Link Posted: 12/19/2016 12:57:37 PM EST
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Originally Posted By Keyst0ne:
Thanks for the review.

Others may hang their decision on what they believe they could pay a lawyer a million bucks to argue on their behalf while they wait years for exoneration. I would prefer the path that minimizes the likelihood of becoming ensnared in the legal process.

The problem with starting at the point that one has already committed a felony, there isn't a lot of ethical or legal guidance on how to make it right apart from turning oneself in for a crime which hasn't been detected yet, so we're in the realm of opinion.
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Then why tell someone to "hacksaw a lower"

When you need 3 torch cuts to demil a receiver?
Link Posted: 12/19/2016 1:24:19 PM EST
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Originally Posted By GeneralPurpose:


Fair enough, there are definitely cases where it's illegal. But it's not intrinsically illegal unto itself - it depends on the history of the firearm. Which is retarded.

The solid way to configure something as you wish is if it's registered as an SBR. An SBR can be in a pistol configuration, rifle configuration, or SBR configuration.
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Originally Posted By GeneralPurpose:
Originally Posted By rsolomon:
Originally Posted By GeneralPurpose:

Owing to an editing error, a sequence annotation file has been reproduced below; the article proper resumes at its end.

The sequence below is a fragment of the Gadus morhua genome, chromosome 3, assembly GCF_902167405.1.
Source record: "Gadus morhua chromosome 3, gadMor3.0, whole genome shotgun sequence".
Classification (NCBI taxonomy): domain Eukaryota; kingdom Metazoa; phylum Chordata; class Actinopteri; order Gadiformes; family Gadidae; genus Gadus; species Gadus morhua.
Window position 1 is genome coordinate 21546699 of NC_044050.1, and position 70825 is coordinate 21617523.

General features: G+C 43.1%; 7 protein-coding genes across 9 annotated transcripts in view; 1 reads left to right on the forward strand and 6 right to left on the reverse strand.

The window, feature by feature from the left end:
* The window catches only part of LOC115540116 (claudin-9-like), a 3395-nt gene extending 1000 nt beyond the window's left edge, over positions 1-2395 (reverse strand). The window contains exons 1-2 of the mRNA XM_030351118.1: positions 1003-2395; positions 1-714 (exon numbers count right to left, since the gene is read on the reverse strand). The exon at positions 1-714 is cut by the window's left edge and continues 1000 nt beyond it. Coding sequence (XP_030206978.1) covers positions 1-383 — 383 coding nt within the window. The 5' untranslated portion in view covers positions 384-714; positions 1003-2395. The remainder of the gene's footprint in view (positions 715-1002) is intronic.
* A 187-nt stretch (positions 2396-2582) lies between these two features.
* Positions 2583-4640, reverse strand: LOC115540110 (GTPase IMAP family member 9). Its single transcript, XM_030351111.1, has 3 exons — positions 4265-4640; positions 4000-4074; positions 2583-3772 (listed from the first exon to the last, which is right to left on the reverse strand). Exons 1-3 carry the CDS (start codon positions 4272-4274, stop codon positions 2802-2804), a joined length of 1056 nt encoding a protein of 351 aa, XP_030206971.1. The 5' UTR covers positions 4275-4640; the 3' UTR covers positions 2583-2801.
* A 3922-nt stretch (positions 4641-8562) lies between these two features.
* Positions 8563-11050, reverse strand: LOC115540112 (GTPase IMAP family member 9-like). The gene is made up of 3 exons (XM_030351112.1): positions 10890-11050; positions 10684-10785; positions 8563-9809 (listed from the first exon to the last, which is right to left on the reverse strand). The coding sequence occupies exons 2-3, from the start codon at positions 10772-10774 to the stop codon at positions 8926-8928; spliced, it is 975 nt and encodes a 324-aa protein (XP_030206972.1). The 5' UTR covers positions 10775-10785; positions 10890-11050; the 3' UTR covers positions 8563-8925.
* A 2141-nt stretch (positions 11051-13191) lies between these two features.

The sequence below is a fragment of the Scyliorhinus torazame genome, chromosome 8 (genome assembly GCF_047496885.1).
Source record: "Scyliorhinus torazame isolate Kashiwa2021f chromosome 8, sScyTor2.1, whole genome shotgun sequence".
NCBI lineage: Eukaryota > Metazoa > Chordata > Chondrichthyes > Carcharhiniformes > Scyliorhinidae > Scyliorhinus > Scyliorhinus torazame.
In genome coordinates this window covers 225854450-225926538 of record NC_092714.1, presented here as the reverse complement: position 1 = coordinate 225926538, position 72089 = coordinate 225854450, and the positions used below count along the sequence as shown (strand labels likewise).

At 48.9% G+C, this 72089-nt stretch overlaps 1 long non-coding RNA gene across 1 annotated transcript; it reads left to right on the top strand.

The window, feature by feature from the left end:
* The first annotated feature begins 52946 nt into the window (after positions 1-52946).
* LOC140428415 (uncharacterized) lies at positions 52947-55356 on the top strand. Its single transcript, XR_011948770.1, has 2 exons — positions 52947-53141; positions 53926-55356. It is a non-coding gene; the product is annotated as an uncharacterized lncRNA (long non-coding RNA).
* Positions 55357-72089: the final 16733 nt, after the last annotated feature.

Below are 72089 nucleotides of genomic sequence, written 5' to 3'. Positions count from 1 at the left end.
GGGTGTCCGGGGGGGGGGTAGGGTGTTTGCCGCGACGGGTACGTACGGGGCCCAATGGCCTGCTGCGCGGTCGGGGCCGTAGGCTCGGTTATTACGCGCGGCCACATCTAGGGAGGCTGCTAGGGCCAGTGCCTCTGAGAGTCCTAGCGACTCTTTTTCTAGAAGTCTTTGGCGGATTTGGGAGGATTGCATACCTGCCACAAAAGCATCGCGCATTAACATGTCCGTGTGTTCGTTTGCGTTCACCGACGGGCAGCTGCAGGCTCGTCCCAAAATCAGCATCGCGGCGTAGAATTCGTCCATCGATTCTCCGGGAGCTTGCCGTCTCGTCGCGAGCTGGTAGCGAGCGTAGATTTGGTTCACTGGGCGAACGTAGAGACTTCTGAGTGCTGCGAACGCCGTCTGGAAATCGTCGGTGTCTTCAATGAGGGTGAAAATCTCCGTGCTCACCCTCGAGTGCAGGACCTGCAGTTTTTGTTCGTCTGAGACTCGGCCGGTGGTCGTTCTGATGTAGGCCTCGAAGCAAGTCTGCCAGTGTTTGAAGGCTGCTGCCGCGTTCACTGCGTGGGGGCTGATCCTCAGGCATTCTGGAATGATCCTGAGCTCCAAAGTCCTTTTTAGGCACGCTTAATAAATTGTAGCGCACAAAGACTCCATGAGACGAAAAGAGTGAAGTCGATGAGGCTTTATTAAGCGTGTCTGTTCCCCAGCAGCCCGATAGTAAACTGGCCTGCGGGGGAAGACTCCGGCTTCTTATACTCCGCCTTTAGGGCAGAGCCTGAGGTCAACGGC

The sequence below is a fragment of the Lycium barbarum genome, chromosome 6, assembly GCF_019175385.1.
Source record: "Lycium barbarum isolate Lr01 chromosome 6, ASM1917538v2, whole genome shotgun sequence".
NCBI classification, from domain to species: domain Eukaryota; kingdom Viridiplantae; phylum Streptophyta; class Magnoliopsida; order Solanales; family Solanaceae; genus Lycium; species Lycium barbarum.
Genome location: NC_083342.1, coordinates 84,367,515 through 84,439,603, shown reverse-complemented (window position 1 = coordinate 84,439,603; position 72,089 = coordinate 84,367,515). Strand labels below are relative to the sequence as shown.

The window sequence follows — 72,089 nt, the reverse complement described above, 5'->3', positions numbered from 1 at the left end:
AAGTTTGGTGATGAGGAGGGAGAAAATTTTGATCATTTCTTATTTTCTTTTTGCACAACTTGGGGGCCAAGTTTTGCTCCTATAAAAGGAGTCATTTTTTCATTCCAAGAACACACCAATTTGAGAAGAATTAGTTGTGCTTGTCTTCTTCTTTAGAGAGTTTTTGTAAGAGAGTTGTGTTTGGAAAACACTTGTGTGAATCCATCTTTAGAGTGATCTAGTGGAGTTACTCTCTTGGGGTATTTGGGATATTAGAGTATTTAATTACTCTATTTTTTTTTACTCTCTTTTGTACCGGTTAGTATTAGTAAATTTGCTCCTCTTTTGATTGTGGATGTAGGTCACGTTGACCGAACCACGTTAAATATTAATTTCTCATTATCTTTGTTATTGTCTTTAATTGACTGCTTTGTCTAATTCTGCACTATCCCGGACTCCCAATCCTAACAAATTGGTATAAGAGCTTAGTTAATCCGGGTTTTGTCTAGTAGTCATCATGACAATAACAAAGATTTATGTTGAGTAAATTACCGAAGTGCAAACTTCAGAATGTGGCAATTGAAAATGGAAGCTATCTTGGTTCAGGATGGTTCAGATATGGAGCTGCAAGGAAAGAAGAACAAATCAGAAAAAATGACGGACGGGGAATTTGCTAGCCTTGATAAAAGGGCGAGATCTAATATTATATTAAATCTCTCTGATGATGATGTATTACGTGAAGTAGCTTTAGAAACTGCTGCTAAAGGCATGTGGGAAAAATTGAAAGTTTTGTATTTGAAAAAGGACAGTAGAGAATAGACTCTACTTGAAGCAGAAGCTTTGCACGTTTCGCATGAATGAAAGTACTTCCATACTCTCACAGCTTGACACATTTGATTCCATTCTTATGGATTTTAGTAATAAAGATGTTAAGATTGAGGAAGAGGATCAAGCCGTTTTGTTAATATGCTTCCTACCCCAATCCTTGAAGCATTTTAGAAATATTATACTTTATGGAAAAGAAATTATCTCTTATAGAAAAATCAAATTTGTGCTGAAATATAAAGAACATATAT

There's nothing illegal about putting a rifle into a pistol configuration.


ATF Ruling 2011-4 has the answers you seek - as other posters have mentioned, there certainly is in many cases.


Fair enough, there are definitely cases where it's illegal. But it's not intrinsically illegal unto itself - it depends on the history of the firearm. Which is retarded.

The solid way to configure something as you wish is if it's registered as an SBR. An SBR can be in a pistol configuration, rifle configuration, or SBR configuration.


"There's nothing illegal about putting a rifle into a pistol configuration."
"there are definitely cases where it's illegal. But it's not intrinsically illegal unto itself"

The above quotes are certainly not plain from the BATFE's ruling. The ruling points out a particular chain of events where it is legal - otherwise it is generally illegal. The wall of text in 2011-4 spells out how it is possible for a pistol to be disassembled, assembled into a rifle configuration, and legally returned to pistol configuration. It then reads: